Circumscribed scleroderma or morphea is an inflammation-related skin disease that can probably be traced back to a malfunctioning immune system and which usually affects more women than men. Since the cause of the disease has not yet been clarified, localized scleroderma can only be treated symptomatically.
What is morphea?
Circumscript scleroderma (morphea) is an inflammatory disease associated with hardening (sclerotherapy) of the affected skin areas. In general, a distinction is made between the limited variant, which mainly affects the upper body, the disseminated variant, which manifests itself mainly on the upper body and in the lumbar and/or thigh area, as well as the linear variant with band-shaped skin changes on the extremities and the deep variant involving the subcutis (subcutaneous tissue).) and the fascia (Morphea profunda). See fun-wiki for What is craniostenosis used for.
Morphea initially manifests as inflammation, often causing a reddish-purple discoloration of the skin. As the disease progresses, the cells of the connective tissue increasingly form collagen fibers, as a result of which the affected areas thicken and harden, while the number of smaller blood vessels decreases.
As a rule, there is then atrophy (tissue loss) and a porcelain-like appearance of the skin with whitish discoloration and a loss of the characteristic surface relief of the epidermis. In many cases, the atrophy also causes a reduced number of hair follicles as well as sebaceous and sweat glands. The skin areas affected by localized scleroderma become dry, may be tight and/or itchy.
The cause and etiology of morphea have not yet been conclusively clarified. It is assumed that the disease is caused by a dysregulation of the immune system (autoimmune disease).
As a result of this dysregulation, the human immune system attacks the body’s own structures, presumably damaging the small blood vessels in the dermis. The cells of the affected skin areas synthesize pro-inflammatory messenger substances and growth factors that stimulate the connective tissue cells to produce more collagen fibers.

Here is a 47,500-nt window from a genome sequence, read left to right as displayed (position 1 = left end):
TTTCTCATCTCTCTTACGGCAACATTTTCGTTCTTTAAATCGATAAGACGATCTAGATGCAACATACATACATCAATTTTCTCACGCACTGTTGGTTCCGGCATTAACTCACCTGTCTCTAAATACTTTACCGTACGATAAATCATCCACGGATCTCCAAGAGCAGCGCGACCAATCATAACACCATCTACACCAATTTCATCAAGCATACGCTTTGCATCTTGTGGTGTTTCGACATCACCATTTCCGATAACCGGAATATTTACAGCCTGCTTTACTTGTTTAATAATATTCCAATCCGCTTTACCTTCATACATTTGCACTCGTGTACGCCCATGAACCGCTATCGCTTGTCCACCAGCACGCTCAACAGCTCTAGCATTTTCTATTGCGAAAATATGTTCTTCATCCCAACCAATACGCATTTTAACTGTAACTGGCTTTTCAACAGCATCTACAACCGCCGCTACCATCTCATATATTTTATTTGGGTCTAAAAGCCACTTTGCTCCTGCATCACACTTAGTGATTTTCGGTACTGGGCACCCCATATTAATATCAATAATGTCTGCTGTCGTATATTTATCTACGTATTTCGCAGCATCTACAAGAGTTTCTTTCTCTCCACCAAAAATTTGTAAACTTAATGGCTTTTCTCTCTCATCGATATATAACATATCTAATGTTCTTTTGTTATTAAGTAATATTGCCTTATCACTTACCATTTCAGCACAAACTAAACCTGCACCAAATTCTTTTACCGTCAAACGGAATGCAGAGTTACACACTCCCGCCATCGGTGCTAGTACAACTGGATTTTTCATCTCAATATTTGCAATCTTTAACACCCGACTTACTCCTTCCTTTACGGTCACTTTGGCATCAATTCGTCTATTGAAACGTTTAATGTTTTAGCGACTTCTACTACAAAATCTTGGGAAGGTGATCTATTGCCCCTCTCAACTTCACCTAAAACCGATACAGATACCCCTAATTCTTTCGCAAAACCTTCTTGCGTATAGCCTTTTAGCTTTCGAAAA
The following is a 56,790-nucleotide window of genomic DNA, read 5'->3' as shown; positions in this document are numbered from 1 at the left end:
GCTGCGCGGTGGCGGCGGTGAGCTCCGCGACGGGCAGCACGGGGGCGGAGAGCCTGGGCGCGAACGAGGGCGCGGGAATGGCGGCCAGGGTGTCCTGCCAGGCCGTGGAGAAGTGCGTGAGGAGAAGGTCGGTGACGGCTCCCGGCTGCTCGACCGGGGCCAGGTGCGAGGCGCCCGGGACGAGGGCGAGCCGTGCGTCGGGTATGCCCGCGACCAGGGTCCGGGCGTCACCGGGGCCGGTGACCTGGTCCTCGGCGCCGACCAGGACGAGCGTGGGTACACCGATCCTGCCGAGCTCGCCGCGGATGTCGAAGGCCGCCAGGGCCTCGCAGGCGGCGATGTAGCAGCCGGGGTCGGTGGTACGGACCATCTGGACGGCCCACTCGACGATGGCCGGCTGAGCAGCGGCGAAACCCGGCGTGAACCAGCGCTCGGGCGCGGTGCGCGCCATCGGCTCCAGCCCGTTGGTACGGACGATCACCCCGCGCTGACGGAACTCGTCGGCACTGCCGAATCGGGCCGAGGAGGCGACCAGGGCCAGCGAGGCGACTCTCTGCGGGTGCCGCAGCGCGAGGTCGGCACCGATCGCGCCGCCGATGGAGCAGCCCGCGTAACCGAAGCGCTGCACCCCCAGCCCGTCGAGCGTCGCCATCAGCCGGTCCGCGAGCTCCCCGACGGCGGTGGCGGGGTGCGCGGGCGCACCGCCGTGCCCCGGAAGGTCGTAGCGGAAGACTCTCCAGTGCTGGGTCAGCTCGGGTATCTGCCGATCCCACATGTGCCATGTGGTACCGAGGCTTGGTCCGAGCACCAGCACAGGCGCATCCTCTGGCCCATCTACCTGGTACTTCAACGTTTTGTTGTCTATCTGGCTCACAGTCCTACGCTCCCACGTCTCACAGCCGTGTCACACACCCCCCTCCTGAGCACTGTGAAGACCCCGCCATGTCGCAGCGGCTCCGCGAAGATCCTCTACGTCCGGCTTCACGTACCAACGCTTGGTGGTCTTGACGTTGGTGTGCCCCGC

As a result, the normal balance between the build-up and breakdown of these fibers is impaired, since the increased formation of collagen fibers is offset by reduced breakdown. The connective tissue fibers accumulate in the skin areas affected by the localized scleroderma and cause hardening (sclerosing) and a loss of flexibility.
Symptoms, Ailments & Signs
Morphea can go unnoticed for weeks. The disease initially manifests itself as small spots or swellings on the skin. In the further course, these spots harden and cause an unpleasant itching. The skin on the affected area becomes dry and cracked.
Those affected often describe the complexion as whitish and porcelain-like, with the skin tissue eventually atrophying. Before that, a purple ring usually forms around the inflamed area. This can be accompanied by a feeling of tension on the skin.
In addition, the glands dry out and the hair falls out. The affected areas are usually very swollen and painful when touched. Scars and sensory disturbances remain in the long term. Physical symptoms usually do not occur with morphea. If an area of skin becomes inflamed, however, it can lead to a serious infection and, as a result, fever and other general symptoms.
Smaller children in particular also suffer mentally from morphea. The noticeable skin changes can lead to social anxiety and inferiority complexes, especially when they occur as a result of exclusion or teasing. Morphea itself is relatively harmless and will go away on its own within a few days to weeks.
Diagnosis & History
Circumscribed scleroderma can usually be diagnosed on the basis of the clinical symptoms. The diagnosis is confirmed by means of a biopsy of the affected skin areas with subsequent histological examination. At the same time, this serves to differentiate it from systemic scleroderma, in which the connective tissue of the internal organs and, in many cases, of the face and hands is also affected.